Running down underground to a dive bar in Welly-town

by The Masked Barfly on August 20, 2012

A few Wellingtonistas recently had occasion to discuss the possibilities for getting a drink – a serious drink, mind, not a Mimosa or Bloody Mary – at 9:30am on a Monday. Now we’d hate to advocate heavy drinking to anyone (though it’s always worked for us), and none of our speculation should be seen as in any way suggesting that these establishments would set you up for a pre-elevenses binge. But there are mornings that definitely call for a slug of something medicinal, so we considered this a very reasonable request, one that any city worthy of the name should be able to fulfil. And yet we were stumped.

There are a few cafés around that might happily grant you a tot from the stash intended for “special” coffees, and somewhere like Scopa could assist with a bracing glass of grappa to finish off breakfast in proper continental style. But even if the likes of Meow suggest a more raffish and boozer-friendly ambience, there’s something discordant about knocking it back when surrounded by lattes, fluffies and disgustingly perky breakfast meetings. What we’re looking for is a dive bar.

Do such things even exist in New Zealand? Sure, there are a few old sticky-carpet pubs that have retained their grottiness against the tide of gentrification, such as the Stadium Bar, Lovelocks and to some extent The Cambridge, but I’m thinking something more along the lines of a battered bar-top, dark spirits on the rocks and wisecracking bartenders, rather than formica leaners, jugs of Lion Brown and Sky TV.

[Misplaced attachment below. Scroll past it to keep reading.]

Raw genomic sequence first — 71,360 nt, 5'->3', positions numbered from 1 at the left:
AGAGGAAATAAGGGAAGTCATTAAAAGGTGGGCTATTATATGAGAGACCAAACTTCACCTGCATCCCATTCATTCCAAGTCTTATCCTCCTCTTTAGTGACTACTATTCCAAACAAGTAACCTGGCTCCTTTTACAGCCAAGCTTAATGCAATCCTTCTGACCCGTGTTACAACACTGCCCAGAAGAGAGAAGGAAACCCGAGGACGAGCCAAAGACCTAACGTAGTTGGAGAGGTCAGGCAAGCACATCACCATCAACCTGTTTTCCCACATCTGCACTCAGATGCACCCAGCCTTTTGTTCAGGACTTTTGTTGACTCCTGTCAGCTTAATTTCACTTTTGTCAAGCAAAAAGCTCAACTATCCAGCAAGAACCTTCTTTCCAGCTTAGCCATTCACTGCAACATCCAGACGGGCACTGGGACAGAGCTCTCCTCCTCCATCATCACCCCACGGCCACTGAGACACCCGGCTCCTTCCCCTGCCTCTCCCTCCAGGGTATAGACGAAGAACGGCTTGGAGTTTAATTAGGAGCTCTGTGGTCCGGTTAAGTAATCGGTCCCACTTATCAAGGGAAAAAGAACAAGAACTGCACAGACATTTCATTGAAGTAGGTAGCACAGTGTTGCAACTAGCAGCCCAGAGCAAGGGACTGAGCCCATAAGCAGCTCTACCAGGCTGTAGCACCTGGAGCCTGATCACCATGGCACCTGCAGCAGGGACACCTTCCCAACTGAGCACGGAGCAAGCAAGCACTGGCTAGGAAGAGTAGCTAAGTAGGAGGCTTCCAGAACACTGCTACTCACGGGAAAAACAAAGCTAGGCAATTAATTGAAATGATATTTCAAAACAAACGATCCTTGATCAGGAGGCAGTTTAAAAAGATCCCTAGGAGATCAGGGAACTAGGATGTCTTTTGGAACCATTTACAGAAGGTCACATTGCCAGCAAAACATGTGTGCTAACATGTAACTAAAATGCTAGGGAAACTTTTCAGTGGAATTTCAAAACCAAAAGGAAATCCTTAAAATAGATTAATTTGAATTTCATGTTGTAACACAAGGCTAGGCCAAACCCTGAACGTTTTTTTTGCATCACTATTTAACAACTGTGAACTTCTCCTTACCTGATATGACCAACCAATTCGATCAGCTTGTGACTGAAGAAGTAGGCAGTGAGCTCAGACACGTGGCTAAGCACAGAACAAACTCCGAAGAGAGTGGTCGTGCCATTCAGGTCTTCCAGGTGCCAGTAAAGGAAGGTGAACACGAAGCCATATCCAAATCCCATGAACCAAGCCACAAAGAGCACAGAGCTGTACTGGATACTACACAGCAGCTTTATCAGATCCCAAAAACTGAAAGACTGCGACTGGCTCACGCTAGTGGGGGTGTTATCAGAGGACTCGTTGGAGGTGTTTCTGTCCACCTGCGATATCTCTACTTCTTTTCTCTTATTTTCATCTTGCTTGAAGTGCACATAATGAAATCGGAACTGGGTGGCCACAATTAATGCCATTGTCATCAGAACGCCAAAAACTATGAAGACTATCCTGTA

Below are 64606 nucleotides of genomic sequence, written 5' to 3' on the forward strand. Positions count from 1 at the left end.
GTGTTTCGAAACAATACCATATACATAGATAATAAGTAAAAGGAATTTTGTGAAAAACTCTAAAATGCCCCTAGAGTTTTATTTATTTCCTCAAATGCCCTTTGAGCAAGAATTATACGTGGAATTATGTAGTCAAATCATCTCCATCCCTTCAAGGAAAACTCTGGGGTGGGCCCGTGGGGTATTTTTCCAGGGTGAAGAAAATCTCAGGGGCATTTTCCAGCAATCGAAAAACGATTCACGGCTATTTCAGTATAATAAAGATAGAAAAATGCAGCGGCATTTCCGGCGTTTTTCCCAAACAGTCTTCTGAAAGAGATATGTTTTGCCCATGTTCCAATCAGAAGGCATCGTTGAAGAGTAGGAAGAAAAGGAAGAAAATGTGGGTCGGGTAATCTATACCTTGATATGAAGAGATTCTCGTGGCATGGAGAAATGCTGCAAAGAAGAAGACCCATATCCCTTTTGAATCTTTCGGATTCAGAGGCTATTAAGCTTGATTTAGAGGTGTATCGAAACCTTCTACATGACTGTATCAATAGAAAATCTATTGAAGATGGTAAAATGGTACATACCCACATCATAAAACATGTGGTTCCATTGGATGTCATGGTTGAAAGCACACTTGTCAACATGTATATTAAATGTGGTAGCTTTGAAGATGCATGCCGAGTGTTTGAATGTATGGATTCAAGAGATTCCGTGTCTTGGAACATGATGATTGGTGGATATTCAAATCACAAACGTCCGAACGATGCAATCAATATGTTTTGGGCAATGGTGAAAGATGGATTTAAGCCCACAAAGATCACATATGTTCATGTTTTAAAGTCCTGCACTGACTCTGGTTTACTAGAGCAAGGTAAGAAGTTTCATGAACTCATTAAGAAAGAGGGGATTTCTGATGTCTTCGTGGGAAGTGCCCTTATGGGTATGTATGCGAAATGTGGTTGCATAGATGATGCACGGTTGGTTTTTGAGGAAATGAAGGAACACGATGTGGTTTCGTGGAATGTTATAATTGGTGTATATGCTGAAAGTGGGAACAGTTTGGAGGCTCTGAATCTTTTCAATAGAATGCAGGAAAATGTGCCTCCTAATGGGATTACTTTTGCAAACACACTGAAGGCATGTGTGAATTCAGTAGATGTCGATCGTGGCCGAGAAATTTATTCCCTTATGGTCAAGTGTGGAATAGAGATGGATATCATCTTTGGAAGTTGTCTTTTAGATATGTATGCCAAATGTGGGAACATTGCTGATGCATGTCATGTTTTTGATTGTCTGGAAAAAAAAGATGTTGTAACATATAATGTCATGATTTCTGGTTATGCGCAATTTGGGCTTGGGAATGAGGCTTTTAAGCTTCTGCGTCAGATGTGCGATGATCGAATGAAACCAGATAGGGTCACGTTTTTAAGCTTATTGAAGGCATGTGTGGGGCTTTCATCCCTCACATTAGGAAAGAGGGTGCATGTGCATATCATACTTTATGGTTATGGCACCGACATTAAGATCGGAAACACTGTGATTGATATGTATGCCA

Is that more of an American and European thing? Does it require an established urban working class, rather than a rural or suburban drinking heritage? I can think of a few similar spots, but they’re very much late-night and gig-oriented (such as Medusa, Fringe Bar, SFBH and Bodega) rather than haunts for the midweek barfly. There are other disreputable boozeholes, but they tend to be aimed at students and backpackers, all Jaeger Bombs and whooping pubescents, rather than world-weary soaks lamenting divorces and politics over a couple of whiskies.

But give us your suggestions, fellow barflies. Where’s your favourite refuge for a pre-lunch tipple? And what are the dive-iest dive bars in town?

Marc Honoré August 20, 2012 at 11:16 pm

An American/European thing? Where did that come from? How so? Dive bar as a place that sells dark spirits on the rocks in the morning? Hmm….sounds like you’ve seen a few too many films with Daniel Auteuil or Jean Reno as the misunderstood, tortured, drunken cop/bad-guy-with-a-heart, downing pastis at all hours, Bad Lieutenant a few too many times, or perhaps too many episodes of Mad Men?

Only places I know around here that move liquor at 9:30 on a Monday morning are the bottom-feeders in the trade….bottles of beer directly out of a crate to alcoholics or shift workers. Nothing sophisticated about it. Sure I can buy liquor in a cafe – if I could find one open before 11AM. That’s my “European” experience. Not sure that there is a serious clientele for anything else pre-lunch in my neck o’ the woods. I’d be more interested in finding a decent brunch….it’s easier to score class A narcotics on the streets of Copenhagen before 11AM than it is to find a decent feed.

The Masked Barfly August 20, 2012 at 11:33 pm